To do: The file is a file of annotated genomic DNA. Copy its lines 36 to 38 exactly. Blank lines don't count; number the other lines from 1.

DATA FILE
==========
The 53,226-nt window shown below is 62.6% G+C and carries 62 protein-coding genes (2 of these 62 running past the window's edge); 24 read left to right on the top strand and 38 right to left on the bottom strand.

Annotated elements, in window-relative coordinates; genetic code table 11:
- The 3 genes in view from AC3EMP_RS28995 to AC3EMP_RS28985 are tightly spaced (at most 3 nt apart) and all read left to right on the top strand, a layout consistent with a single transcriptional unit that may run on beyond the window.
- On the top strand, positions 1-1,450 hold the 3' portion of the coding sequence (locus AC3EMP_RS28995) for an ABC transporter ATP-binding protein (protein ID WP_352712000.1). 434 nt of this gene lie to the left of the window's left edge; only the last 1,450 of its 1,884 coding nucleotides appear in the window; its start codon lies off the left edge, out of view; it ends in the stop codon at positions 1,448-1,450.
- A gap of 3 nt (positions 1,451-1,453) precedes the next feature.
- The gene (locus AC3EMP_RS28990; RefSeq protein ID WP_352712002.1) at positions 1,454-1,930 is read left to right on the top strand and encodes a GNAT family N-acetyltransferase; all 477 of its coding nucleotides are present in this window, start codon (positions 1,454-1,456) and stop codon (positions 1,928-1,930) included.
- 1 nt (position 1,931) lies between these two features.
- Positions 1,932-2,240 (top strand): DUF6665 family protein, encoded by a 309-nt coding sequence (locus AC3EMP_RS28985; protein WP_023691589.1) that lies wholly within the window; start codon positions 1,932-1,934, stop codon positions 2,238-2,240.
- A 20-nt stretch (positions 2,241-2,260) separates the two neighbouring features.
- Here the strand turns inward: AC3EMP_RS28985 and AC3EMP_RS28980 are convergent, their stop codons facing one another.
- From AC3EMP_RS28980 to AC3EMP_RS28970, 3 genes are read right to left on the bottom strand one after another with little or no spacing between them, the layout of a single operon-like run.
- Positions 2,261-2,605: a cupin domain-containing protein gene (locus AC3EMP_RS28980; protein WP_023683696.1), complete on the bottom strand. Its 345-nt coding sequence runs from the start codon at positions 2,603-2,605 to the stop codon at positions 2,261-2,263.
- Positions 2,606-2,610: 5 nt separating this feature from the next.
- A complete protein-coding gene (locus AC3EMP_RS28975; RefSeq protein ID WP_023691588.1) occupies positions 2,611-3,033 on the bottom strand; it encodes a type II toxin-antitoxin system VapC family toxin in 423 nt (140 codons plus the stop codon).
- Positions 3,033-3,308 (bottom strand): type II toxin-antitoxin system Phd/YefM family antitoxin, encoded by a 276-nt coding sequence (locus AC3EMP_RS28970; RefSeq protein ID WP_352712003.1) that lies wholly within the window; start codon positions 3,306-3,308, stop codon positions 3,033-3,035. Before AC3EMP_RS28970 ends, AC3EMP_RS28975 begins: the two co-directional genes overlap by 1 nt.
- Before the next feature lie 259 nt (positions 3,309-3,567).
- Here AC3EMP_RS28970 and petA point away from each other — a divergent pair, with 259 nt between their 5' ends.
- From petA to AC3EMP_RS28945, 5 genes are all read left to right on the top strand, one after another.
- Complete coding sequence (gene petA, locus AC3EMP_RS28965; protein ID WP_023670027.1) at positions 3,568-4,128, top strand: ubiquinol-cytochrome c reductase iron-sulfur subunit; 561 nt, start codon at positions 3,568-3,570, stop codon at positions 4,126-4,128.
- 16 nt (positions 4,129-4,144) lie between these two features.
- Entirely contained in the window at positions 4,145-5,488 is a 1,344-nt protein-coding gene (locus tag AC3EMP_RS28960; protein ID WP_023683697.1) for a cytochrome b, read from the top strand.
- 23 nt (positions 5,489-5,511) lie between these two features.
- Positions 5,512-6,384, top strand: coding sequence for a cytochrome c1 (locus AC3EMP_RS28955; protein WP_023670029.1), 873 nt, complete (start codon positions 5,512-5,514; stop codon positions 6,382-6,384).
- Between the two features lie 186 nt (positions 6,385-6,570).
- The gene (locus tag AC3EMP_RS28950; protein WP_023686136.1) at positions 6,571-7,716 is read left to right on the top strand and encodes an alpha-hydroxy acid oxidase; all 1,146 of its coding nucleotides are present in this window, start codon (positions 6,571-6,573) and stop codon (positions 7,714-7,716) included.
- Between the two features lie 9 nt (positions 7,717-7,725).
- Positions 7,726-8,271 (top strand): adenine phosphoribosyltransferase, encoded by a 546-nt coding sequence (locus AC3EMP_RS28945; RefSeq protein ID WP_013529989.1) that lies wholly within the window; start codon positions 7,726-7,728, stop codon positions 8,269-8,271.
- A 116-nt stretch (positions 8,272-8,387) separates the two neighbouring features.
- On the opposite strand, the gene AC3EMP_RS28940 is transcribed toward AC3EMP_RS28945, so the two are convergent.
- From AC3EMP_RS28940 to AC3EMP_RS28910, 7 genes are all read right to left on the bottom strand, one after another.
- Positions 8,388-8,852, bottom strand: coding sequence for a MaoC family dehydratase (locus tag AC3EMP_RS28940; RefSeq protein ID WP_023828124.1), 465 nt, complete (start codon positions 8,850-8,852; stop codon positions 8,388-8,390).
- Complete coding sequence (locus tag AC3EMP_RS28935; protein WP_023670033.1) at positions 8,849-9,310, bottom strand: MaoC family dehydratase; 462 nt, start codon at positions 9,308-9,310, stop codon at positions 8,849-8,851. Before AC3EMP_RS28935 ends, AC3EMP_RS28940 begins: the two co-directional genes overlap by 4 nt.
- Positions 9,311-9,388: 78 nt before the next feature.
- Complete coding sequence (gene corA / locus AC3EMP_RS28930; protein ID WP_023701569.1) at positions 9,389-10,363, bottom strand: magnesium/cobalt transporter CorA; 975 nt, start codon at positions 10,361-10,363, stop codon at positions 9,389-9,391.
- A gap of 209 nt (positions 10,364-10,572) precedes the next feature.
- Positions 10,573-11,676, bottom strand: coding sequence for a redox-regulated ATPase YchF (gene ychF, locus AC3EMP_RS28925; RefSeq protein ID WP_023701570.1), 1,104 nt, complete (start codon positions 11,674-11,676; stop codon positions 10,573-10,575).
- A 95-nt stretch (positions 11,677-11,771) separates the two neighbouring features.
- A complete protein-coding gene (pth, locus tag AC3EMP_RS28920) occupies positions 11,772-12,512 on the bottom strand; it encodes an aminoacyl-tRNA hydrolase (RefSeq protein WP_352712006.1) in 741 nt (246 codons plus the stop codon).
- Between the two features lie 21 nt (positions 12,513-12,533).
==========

- Positions 10,573-11,676, bottom strand: coding sequence for a redox-regulated ATPase YchF (gene ychF, locus AC3EMP_RS28925; RefSeq protein ID WP_023701570.1), 1,104 nt, complete (start codon positions 11,674-11,676; stop codon positions 10,573-10,575).
- A 95-nt stretch (positions 11,677-11,771) separates the two neighbouring features.
- A complete protein-coding gene (pth, locus tag AC3EMP_RS28920) occupies positions 11,772-12,512 on the bottom strand; it encodes an aminoacyl-tRNA hydrolase (RefSeq protein WP_352712006.1) in 741 nt (246 codons plus the stop codon).